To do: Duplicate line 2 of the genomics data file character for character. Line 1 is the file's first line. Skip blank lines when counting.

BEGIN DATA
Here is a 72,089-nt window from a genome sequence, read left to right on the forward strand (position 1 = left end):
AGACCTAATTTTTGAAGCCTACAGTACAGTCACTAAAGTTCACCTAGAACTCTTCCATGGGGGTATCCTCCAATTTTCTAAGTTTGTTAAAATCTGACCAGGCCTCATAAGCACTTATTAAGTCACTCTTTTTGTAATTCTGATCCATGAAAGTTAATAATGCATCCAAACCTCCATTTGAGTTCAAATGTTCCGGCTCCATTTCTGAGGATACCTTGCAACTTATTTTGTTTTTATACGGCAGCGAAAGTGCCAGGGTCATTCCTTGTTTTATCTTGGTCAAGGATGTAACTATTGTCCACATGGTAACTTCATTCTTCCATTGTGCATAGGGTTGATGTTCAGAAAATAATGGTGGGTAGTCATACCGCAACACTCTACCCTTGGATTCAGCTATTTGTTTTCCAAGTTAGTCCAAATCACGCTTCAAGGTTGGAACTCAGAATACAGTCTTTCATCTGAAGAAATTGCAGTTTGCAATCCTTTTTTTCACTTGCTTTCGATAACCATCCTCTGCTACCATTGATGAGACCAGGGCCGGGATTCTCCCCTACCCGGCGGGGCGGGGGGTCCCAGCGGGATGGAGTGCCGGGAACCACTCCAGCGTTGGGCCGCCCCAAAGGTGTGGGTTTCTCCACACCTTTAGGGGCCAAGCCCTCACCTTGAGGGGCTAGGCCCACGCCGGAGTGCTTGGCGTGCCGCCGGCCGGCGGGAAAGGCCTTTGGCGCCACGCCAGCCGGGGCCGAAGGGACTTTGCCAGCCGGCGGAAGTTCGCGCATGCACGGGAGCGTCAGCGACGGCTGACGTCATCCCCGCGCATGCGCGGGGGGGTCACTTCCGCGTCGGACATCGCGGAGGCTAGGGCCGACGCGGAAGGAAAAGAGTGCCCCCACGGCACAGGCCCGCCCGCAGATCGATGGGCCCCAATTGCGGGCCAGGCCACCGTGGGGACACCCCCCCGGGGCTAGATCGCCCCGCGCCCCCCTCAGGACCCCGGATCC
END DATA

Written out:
AGACCTAATTTTTGAAGCCTACAGTACAGTCACTAAAGTTCACCTAGAACTCTTCCATGGGGGTATCCTCCAATTTTCTAAGTTTGTTAAAATCTGACCAGGCCTCATAAGCACTTATTAAGTCACTCTTTTTGTAATTCTGATCCATGAAAGTTAATAATGCATCCAAACCTCCATTTGAGTTCAAATGTTCCGGCTCCATTTCTGAGGATACCTTGCAACTTATTTTGTTTTTATACGGCAGCGAAAGTGCCAGGGTCATTCCTTGTTTTATCTTGGTCAAGGATGTAACTATTGTCCACATGGTAACTTCATTCTTCCATTGTGCATAGGGTTGATGTTCAGAAAATAATGGTGGGTAGTCATACCGCAACACTCTACCCTTGGATTCAGCTATTTGTTTTCCAAGTTAGTCCAAATCACGCTTCAAGGTTGGAACTCAGAATACAGTCTTTCATCTGAAGAAATTGCAGTTTGCAATCCTTTTTTTCACTTGCTTTCGATAACCATCCTCTGCTACCATTGATGAGACCAGGGCCGGGATTCTCCCCTACCCGGCGGGGCGGGGGGTCCCAGCGGGATGGAGTGCCGGGAACCACTCCAGCGTTGGGCCGCCCCAAAGGTGTGGGTTTCTCCACACCTTTAGGGGCCAAGCCCTCACCTTGAGGGGCTAGGCCCACGCCGGAGTGCTTGGCGTGCCGCCGGCCGGCGGGAAAGGCCTTTGGCGCCACGCCAGCCGGGGCCGAAGGGACTTTGCCAGCCGGCGGAAGTTCGCGCATGCACGGGAGCGTCAGCGACGGCTGACGTCATCCCCGCGCATGCGCGGGGGGGTCACTTCCGCGTCGGACATCGCGGAGGCTAGGGCCGACGCGGAAGGAAAAGAGTGCCCCCACGGCACAGGCCCGCCCGCAGATCGATGGGCCCCAATTGCGGGCCAGGCCACCGTGGGGACACCCCCCCGGGGCTAGATCGCCCCGCGCCCCCCTCAGGACCCCGGATCC